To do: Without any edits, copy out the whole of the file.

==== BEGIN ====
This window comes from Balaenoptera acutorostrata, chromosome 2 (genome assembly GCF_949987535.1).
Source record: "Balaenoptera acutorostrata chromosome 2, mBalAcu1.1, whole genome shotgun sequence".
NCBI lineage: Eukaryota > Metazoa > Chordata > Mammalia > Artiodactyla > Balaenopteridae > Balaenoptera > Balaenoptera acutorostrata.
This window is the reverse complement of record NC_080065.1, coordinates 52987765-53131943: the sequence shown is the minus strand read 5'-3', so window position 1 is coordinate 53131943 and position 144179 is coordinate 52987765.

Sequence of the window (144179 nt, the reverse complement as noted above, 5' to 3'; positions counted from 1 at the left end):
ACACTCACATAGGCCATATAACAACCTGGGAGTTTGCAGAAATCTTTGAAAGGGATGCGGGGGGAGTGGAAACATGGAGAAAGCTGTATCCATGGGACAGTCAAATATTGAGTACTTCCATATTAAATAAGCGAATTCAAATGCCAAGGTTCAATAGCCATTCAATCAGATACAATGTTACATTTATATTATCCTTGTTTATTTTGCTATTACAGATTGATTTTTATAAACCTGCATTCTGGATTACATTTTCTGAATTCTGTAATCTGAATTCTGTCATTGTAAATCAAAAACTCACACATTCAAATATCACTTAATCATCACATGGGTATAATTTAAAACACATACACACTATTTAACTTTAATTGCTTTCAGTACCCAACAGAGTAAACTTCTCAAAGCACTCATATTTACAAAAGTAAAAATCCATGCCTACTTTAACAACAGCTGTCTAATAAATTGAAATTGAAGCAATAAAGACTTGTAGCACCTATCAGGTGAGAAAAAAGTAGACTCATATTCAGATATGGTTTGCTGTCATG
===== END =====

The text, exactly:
This window comes from Balaenoptera acutorostrata, chromosome 2 (genome assembly GCF_949987535.1).
Source record: "Balaenoptera acutorostrata chromosome 2, mBalAcu1.1, whole genome shotgun sequence".
NCBI lineage: Eukaryota > Metazoa > Chordata > Mammalia > Artiodactyla > Balaenopteridae > Balaenoptera > Balaenoptera acutorostrata.
This window is the reverse complement of record NC_080065.1, coordinates 52987765-53131943: the sequence shown is the minus strand read 5'-3', so window position 1 is coordinate 53131943 and position 144179 is coordinate 52987765.

Sequence of the window (144179 nt, the reverse complement as noted above, 5' to 3'; positions counted from 1 at the left end):
ACACTCACATAGGCCATATAACAACCTGGGAGTTTGCAGAAATCTTTGAAAGGGATGCGGGGGGAGTGGAAACATGGAGAAAGCTGTATCCATGGGACAGTCAAATATTGAGTACTTCCATATTAAATAAGCGAATTCAAATGCCAAGGTTCAATAGCCATTCAATCAGATACAATGTTACATTTATATTATCCTTGTTTATTTTGCTATTACAGATTGATTTTTATAAACCTGCATTCTGGATTACATTTTCTGAATTCTGTAATCTGAATTCTGTCATTGTAAATCAAAAACTCACACATTCAAATATCACTTAATCATCACATGGGTATAATTTAAAACACATACACACTATTTAACTTTAATTGCTTTCAGTACCCAACAGAGTAAACTTCTCAAAGCACTCATATTTACAAAAGTAAAAATCCATGCCTACTTTAACAACAGCTGTCTAATAAATTGAAATTGAAGCAATAAAGACTTGTAGCACCTATCAGGTGAGAAAAAAGTAGACTCATATTCAGATATGGTTTGCTGTCATG